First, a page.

Home Magazine

Electrical Concerns in Older Homes

By Kravelv @kravelv

Every year more and more electronic devices are introduced into our lives, from computers and tablets to small kitchen appliances.  One of the easiest things to overlook with the addition of each of these gadgets or appliances is the added strain on your homes’ electrical system.  According to data from the 2009 US census the average age of a US home was 36 years old, which means in 2016 you might estimate the average home at 30-40 years old.  A home built even 10-20 years ago may not have an electrical system equipped to withstand the electrical needs of the average homeowner today.

Through the years there have been a few electrical wiring and/or installation methods that have been deemed unsafe or simply failed due to age and inability to change with the times.

Some of the most common electrical concerns in older homes are:

  • Aluminum Wiring
    • Used in place of copper wiring in the 1960’s and 1970’s.
    • Due to problems with connections and overheating, aluminum wiring is a fire hazard.
    • Discolored outlets and/or warm cover plates can be a sign of aluminum wiring.

Old unsafe wiring

  • Knob and Tube Wiring
    • Commonly installed in homes built from 1880 to the 1940’s.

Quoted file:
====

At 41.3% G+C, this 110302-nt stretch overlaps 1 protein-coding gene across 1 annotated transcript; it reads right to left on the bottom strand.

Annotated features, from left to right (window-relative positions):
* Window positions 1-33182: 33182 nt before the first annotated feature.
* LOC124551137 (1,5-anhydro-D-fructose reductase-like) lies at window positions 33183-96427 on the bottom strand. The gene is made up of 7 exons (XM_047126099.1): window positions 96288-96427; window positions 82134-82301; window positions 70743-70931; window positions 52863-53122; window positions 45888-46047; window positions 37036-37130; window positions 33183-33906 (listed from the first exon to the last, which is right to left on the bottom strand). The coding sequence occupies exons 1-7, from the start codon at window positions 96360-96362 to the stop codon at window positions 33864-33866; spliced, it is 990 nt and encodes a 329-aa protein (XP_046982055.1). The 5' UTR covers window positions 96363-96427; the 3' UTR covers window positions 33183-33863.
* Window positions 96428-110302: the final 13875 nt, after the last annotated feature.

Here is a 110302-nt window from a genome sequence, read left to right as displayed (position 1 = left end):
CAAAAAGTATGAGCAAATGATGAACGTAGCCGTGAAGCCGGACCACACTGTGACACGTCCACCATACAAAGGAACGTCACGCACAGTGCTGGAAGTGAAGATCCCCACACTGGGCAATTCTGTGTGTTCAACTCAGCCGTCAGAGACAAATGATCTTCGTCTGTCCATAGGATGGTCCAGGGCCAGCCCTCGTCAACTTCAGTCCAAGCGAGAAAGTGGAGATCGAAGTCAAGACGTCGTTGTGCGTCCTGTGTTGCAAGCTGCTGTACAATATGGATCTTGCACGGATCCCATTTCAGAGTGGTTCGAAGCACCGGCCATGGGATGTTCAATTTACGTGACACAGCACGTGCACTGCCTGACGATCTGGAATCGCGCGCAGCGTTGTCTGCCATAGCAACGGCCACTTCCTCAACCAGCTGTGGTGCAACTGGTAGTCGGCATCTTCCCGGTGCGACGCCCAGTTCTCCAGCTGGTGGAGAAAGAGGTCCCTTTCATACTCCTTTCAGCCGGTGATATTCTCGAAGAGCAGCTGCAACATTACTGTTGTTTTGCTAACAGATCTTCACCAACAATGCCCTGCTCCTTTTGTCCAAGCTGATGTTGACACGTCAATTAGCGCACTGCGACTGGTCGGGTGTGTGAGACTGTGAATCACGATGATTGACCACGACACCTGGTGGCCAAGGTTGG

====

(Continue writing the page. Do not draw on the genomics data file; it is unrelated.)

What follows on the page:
• Knob and tube wiring is not grounded, a house containing knob and tube wiring will likely only have two prong outlets.
    • The insulation around the wiring degrades and/or may be damaged by pests over time
    • As with almost anything that ages, electrical wiring will eventually fail after extended periods of use and time.
  • Improper or Incomplete Grounding
    • Homes that contain 2 prong receptacles in place of a 3 prong grounded receptacle likely do not have an adequate grounding system installed. Or may even have non-grounded 3 prong receptacles installed.
    • Lack of grounding poses an electric shock hazard.
    • A grounding system should be installed and connected to the main panel which can protect you from electric shock from electrical components in your home.

Short circuit, burnt cable, on color wooden background

  • Fuse Boxes
    • Fuse panels were used until the 1960’s – 1970’s when circuit breaker panels were invented and became standard.
    • For the most part fuse panels are going to be undersized for the electrical needs of the average home.
    • Since fuses tend to not provide enough electricity, many people have installed larger fuses than the wiring was initially intended to support. This can create a fire hazard.

fuse boxes

There are many reasons why a person would choose to live in an older home versus a newly built home, but it is always important to verify that there is an adequate and safe electrical service in the home.  An up to date electrical system should have a properly sized service, updated wiring, grounding and arc and ground fault protection.  If your home was built before 2008 there is a chance that your electrical system is not as good as it could be.

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Author Bio:

This article was written by Caitie Brundage, she is working at APower Electric Service an electric company servicing Metro Denver Area.

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